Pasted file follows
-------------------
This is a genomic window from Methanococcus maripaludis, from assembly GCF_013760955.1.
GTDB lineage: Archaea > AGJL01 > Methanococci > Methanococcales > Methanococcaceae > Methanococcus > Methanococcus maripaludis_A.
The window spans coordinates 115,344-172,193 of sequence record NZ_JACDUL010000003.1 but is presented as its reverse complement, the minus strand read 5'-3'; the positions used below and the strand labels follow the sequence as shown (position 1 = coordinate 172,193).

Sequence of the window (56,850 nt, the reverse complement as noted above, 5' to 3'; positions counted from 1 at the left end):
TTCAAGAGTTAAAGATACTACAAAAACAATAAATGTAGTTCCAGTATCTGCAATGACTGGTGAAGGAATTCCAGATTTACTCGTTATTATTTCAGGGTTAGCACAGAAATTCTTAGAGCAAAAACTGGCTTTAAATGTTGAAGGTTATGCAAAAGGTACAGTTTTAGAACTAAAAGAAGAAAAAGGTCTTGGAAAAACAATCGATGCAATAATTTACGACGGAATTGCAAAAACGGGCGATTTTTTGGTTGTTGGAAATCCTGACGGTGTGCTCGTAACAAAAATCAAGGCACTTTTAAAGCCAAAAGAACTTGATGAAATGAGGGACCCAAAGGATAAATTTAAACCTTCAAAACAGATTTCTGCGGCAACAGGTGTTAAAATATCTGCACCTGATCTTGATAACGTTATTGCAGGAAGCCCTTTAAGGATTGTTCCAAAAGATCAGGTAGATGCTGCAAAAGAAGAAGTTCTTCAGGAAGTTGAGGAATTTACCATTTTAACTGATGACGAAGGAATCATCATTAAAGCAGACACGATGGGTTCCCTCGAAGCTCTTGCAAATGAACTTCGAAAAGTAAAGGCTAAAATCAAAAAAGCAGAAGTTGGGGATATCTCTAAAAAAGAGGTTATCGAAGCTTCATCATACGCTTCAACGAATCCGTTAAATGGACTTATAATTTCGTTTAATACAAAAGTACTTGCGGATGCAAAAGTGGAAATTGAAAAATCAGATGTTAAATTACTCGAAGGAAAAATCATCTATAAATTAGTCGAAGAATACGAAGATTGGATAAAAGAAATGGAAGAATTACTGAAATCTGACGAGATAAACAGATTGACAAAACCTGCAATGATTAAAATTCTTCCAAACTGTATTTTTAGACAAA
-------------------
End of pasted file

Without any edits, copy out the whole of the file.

This is a genomic window from Methanococcus maripaludis, from assembly GCF_013760955.1.
GTDB lineage: Archaea > AGJL01 > Methanococci > Methanococcales > Methanococcaceae > Methanococcus > Methanococcus maripaludis_A.
The window spans coordinates 115,344-172,193 of sequence record NZ_JACDUL010000003.1 but is presented as its reverse complement, the minus strand read 5'-3'; the positions used below and the strand labels follow the sequence as shown (position 1 = coordinate 172,193).

Sequence of the window (56,850 nt, the reverse complement as noted above, 5' to 3'; positions counted from 1 at the left end):
TTCAAGAGTTAAAGATACTACAAAAACAATAAATGTAGTTCCAGTATCTGCAATGACTGGTGAAGGAATTCCAGATTTACTCGTTATTATTTCAGGGTTAGCACAGAAATTCTTAGAGCAAAAACTGGCTTTAAATGTTGAAGGTTATGCAAAAGGTACAGTTTTAGAACTAAAAGAAGAAAAAGGTCTTGGAAAAACAATCGATGCAATAATTTACGACGGAATTGCAAAAACGGGCGATTTTTTGGTTGTTGGAAATCCTGACGGTGTGCTCGTAACAAAAATCAAGGCACTTTTAAAGCCAAAAGAACTTGATGAAATGAGGGACCCAAAGGATAAATTTAAACCTTCAAAACAGATTTCTGCGGCAACAGGTGTTAAAATATCTGCACCTGATCTTGATAACGTTATTGCAGGAAGCCCTTTAAGGATTGTTCCAAAAGATCAGGTAGATGCTGCAAAAGAAGAAGTTCTTCAGGAAGTTGAGGAATTTACCATTTTAACTGATGACGAAGGAATCATCATTAAAGCAGACACGATGGGTTCCCTCGAAGCTCTTGCAAATGAACTTCGAAAAGTAAAGGCTAAAATCAAAAAAGCAGAAGTTGGGGATATCTCTAAAAAAGAGGTTATCGAAGCTTCATCATACGCTTCAACGAATCCGTTAAATGGACTTATAATTTCGTTTAATACAAAAGTACTTGCGGATGCAAAAGTGGAAATTGAAAAATCAGATGTTAAATTACTCGAAGGAAAAATCATCTATAAATTAGTCGAAGAATACGAAGATTGGATAAAAGAAATGGAAGAATTACTGAAATCTGACGAGATAAACAGATTGACAAAACCTGCAATGATTAAAATTCTTCCAAACTGTATTTTTAGACAAA